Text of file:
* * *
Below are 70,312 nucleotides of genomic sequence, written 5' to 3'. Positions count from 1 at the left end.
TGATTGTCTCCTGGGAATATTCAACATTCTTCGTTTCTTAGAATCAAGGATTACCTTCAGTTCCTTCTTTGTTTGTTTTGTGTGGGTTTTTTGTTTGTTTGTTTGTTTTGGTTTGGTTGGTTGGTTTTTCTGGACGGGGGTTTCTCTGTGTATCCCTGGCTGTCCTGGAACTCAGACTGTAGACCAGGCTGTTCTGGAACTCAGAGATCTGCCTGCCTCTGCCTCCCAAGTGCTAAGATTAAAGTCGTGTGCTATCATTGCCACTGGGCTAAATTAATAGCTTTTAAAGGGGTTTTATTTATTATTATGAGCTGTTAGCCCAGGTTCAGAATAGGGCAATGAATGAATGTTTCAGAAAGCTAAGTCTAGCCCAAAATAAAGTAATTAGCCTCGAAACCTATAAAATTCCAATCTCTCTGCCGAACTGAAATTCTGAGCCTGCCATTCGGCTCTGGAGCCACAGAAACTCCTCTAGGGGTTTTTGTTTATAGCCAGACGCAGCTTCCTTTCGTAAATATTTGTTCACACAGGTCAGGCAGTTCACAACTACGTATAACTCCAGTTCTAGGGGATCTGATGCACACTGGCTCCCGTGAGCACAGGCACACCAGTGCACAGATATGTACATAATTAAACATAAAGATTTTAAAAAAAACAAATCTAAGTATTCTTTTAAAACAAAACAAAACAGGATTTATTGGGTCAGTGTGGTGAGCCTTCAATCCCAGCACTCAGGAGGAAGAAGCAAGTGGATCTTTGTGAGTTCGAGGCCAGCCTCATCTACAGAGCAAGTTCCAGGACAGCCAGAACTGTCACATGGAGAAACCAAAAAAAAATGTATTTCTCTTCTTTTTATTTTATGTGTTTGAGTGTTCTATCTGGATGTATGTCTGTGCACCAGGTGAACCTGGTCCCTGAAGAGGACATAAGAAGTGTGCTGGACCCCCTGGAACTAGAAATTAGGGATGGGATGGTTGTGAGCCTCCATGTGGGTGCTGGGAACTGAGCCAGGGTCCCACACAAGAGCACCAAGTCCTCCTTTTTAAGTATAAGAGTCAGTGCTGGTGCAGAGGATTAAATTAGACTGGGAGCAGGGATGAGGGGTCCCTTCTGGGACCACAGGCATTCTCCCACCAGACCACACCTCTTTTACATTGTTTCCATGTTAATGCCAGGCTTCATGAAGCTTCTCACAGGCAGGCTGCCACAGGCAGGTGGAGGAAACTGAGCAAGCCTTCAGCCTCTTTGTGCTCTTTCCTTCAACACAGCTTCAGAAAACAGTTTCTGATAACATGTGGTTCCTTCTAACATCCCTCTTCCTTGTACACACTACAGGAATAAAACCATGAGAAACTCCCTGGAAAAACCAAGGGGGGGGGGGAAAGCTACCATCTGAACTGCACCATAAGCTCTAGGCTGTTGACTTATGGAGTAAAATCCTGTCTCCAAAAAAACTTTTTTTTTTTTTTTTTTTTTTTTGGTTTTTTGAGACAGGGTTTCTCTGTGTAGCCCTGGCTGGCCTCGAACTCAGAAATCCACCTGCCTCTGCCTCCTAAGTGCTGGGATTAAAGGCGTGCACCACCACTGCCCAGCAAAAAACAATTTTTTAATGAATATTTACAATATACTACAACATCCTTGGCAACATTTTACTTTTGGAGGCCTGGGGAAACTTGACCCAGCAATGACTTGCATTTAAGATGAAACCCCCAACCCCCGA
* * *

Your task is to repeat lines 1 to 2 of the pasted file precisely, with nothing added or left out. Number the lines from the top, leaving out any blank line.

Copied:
Below are 70,312 nucleotides of genomic sequence, written 5' to 3'. Positions count from 1 at the left end.
TGATTGTCTCCTGGGAATATTCAACATTCTTCGTTTCTTAGAATCAAGGATTACCTTCAGTTCCTTCTTTGTTTGTTTTGTGTGGGTTTTTTGTTTGTTTGTTTGTTTTGGTTTGGTTGGTTGGTTTTTCTGGACGGGGGTTTCTCTGTGTATCCCTGGCTGTCCTGGAACTCAGACTGTAGACCAGGCTGTTCTGGAACTCAGAGATCTGCCTGCCTCTGCCTCCCAAGTGCTAAGATTAAAGTCGTGTGCTATCATTGCCACTGGGCTAAATTAATAGCTTTTAAAGGGGTTTTATTTATTATTATGAGCTGTTAGCCCAGGTTCAGAATAGGGCAATGAATGAATGTTTCAGAAAGCTAAGTCTAGCCCAAAATAAAGTAATTAGCCTCGAAACCTATAAAATTCCAATCTCTCTGCCGAACTGAAATTCTGAGCCTGCCATTCGGCTCTGGAGCCACAGAAACTCCTCTAGGGGTTTTTGTTTATAGCCAGACGCAGCTTCCTTTCGTAAATATTTGTTCACACAGGTCAGGCAGTTCACAACTACGTATAACTCCAGTTCTAGGGGATCTGATGCACACTGGCTCCCGTGAGCACAGGCACACCAGTGCACAGATATGTACATAATTAAACATAAAGATTTTAAAAAAAACAAATCTAAGTATTCTTTTAAAACAAAACAAAACAGGATTTATTGGGTCAGTGTGGTGAGCCTTCAATCCCAGCACTCAGGAGGAAGAAGCAAGTGGATCTTTGTGAGTTCGAGGCCAGCCTCATCTACAGAGCAAGTTCCAGGACAGCCAGAACTGTCACATGGAGAAACCAAAAAAAAATGTATTTCTCTTCTTTTTATTTTATGTGTTTGAGTGTTCTATCTGGATGTATGTCTGTGCACCAGGTGAACCTGGTCCCTGAAGAGGACATAAGAAGTGTGCTGGACCCCCTGGAACTAGAAATTAGGGATGGGATGGTTGTGAGCCTCCATGTGGGTGCTGGGAACTGAGCCAGGGTCCCACACAAGAGCACCAAGTCCTCCTTTTTAAGTATAAGAGTCAGTGCTGGTGCAGAGGATTAAATTAGACTGGGAGCAGGGATGAGGGGTCCCTTCTGGGACCACAGGCATTCTCCCACCAGACCACACCTCTTTTACATTGTTTCCATGTTAATGCCAGGCTTCATGAAGCTTCTCACAGGCAGGCTGCCACAGGCAGGTGGAGGAAACTGAGCAAGCCTTCAGCCTCTTTGTGCTCTTTCCTTCAACACAGCTTCAGAAAACAGTTTCTGATAACATGTGGTTCCTTCTAACATCCCTCTTCCTTGTACACACTACAGGAATAAAACCATGAGAAACTCCCTGGAAAAACCAAGGGGGGGGGGGAAAGCTACCATCTGAACTGCACCATAAGCTCTAGGCTGTTGACTTATGGAGTAAAATCCTGTCTCCAAAAAAACTTTTTTTTTTTTTTTTTTTTTTTTGGTTTTTTGAGACAGGGTTTCTCTGTGTAGCCCTGGCTGGCCTCGAACTCAGAAATCCACCTGCCTCTGCCTCCTAAGTGCTGGGATTAAAGGCGTGCACCACCACTGCCCAGCAAAAAACAATTTTTTAATGAATATTTACAATATACTACAACATCCTTGGCAACATTTTACTTTTGGAGGCCTGGGGAAACTTGACCCAGCAATGACTTGCATTTAAGATGAAACCCCCAACCCCCGA